Leveraged and inverse Investment Companies will generally be subject to Rule 18f-4, which will limit their ability to leverage to 200%. Leveraged and/or inverse Investment Companies currently in operation that are designed to utilize leverage in a manner that would exceed the new rule’s limitations are permitted to continue operating at their current leverage limits, subject to certain conditions.
Exchange Traded Funds
The SEC also adopted amendments to Rule 6c-11 under the 1940 Act to permit leveraged or inverse ETFs to rely on Rule 6c-11 if they comply with the conditions of Rule 18f-4 – as originally adopted the ETF rule prohibited these types of funds from relying on the rule and, as a result, such vehicles had to continue to seek exemptive relief.
With respect to reverse repurchase agreements, Rule 18f-4 permits an Investment Company to either comply with the asset coverage requirements of Section 18 of the 1940 Act or treat such transactions as derivatives transactions for all purposes under Rule 18f-4. An Investment Company may enter into unfunded commitment agreements if it reasonably believes, at the time it enters into such agreements, that it will have sufficient cash and cash equivalents to meet its obligations under such agreements as they come due (effectively, what appears to be a traditional coverage standard, although there is a bit of relaxation of the actual coverage requirements in that compliance appears to be based solely on a “belief” about coverage). The basis for its reasonable belief must be documented and retained. Rule 18f-4 also permits an Investment Company to invest in when-issued, forward-settling, and non-standard settlement cycle securities, provided the underlying security settles physically within 35 days of trade date.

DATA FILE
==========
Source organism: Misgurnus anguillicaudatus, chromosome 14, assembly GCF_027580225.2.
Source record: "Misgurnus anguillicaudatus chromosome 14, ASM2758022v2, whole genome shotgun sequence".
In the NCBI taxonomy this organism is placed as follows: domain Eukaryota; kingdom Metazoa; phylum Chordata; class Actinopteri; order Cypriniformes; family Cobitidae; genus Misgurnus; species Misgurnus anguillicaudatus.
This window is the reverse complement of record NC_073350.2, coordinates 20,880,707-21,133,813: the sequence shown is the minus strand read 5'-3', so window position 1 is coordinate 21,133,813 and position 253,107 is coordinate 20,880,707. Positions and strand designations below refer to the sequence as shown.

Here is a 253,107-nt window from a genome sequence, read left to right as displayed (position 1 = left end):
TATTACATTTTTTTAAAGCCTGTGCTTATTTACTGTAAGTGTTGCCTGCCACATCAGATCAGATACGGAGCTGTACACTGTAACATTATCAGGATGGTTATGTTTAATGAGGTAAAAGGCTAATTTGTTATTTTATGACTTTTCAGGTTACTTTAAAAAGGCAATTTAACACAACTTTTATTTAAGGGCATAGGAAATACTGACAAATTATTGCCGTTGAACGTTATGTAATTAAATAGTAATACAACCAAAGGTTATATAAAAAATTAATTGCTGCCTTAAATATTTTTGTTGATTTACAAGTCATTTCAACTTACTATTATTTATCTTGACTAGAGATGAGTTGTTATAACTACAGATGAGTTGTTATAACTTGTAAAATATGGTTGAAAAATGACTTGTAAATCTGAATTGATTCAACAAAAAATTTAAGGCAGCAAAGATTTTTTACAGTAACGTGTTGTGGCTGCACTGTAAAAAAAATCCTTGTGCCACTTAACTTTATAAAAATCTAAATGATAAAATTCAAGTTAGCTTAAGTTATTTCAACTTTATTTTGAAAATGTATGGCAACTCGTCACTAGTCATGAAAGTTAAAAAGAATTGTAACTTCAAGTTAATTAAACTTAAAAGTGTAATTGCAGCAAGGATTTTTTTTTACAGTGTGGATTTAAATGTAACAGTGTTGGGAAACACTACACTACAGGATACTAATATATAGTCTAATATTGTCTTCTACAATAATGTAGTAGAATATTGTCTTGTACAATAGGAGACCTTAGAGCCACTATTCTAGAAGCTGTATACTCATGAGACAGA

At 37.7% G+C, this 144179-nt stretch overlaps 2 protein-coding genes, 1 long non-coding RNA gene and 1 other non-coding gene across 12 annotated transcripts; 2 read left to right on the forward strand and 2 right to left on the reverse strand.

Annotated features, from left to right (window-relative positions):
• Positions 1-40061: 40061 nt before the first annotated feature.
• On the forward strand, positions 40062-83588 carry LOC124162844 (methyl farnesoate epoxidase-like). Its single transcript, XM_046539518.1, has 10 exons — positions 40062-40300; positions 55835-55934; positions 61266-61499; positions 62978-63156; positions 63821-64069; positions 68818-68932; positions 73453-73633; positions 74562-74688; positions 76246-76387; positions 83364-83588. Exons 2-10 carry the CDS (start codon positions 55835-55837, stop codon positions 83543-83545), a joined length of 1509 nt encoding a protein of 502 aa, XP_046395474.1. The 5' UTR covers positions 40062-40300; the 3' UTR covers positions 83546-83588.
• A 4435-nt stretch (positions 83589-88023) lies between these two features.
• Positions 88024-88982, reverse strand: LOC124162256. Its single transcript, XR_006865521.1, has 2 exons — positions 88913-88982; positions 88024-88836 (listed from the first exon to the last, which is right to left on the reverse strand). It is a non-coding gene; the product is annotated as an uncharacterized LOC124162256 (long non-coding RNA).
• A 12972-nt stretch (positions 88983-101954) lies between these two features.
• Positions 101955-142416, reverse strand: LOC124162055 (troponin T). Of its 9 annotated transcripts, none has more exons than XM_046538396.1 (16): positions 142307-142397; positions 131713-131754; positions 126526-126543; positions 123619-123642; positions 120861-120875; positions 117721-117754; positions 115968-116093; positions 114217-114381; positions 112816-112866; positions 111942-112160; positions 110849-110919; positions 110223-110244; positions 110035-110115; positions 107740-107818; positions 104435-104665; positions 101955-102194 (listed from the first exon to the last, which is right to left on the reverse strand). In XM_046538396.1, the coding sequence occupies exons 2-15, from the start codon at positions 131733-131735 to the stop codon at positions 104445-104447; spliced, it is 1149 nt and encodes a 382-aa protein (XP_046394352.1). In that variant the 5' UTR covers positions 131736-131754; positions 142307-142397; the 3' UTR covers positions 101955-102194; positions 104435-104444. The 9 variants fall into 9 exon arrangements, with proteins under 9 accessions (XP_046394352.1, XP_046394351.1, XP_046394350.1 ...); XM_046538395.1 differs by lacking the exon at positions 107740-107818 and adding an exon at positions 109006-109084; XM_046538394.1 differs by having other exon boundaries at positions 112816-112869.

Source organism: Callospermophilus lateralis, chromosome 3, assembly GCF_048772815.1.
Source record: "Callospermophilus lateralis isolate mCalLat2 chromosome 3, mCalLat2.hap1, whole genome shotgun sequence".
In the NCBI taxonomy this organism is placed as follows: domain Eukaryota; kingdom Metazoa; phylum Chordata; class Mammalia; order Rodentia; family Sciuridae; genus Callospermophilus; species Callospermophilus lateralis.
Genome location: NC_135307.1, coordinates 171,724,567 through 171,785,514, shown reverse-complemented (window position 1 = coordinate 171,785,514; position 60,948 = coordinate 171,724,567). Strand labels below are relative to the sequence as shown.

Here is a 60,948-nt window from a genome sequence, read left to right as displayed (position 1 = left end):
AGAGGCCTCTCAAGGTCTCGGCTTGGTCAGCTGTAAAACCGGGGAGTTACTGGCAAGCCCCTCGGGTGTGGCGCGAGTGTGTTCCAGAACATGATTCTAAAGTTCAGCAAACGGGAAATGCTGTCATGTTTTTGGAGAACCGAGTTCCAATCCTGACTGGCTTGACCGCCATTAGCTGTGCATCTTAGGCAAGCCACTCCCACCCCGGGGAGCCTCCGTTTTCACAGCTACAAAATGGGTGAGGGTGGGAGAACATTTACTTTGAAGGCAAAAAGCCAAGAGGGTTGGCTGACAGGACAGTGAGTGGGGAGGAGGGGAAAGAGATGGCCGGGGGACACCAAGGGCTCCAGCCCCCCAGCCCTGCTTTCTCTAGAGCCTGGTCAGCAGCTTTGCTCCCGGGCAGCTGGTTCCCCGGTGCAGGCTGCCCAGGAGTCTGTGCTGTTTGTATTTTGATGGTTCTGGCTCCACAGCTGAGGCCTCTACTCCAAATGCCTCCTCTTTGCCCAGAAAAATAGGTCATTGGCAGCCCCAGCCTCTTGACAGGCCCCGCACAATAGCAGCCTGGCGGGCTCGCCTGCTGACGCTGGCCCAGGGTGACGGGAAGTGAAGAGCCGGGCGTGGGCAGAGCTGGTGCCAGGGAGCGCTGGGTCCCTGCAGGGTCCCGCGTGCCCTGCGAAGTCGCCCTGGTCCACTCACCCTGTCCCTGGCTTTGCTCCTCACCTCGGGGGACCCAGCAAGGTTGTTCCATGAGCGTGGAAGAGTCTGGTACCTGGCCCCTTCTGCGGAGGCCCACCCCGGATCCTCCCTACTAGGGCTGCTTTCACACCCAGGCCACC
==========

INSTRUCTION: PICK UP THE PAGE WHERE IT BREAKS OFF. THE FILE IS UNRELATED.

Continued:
The SEC did not adopt certain proposed sales practices rules that would have been applicable to leveraged and inverse Investment Companies. Instead, the SEC directed its staff to review the effectiveness of the existing regulatory requirements in protecting investors who invest in leveraged/inverse products, particularly those with self-directed accounts (i.e. those not utilizing a financial professional).
Two Commissioners voted against approval of Rule 18f-4. The dissenting Commissioners opposed the increase of the relative and absolute VaR limits in the final rule, which were 150% and 15%, respectively, in the proposed rule, and the elimination of the proposed sales practices rules.
Rule 18f-4 will be effective 60 days after publication in the Federal Register, with a compliance date 18 months after the effective date. We will publish a more detailed summary of Rule 18f-4 shortly.
- Use of Derivatives by Registered Investment Companies and Business Development Companies, Investment Company Act Rel. No. 34078 (Oct. 28, 2020) (“Adopting Release”). The Adopting Release is available at https://www.sec.gov/rules/final/2020/ic-34078.pdf.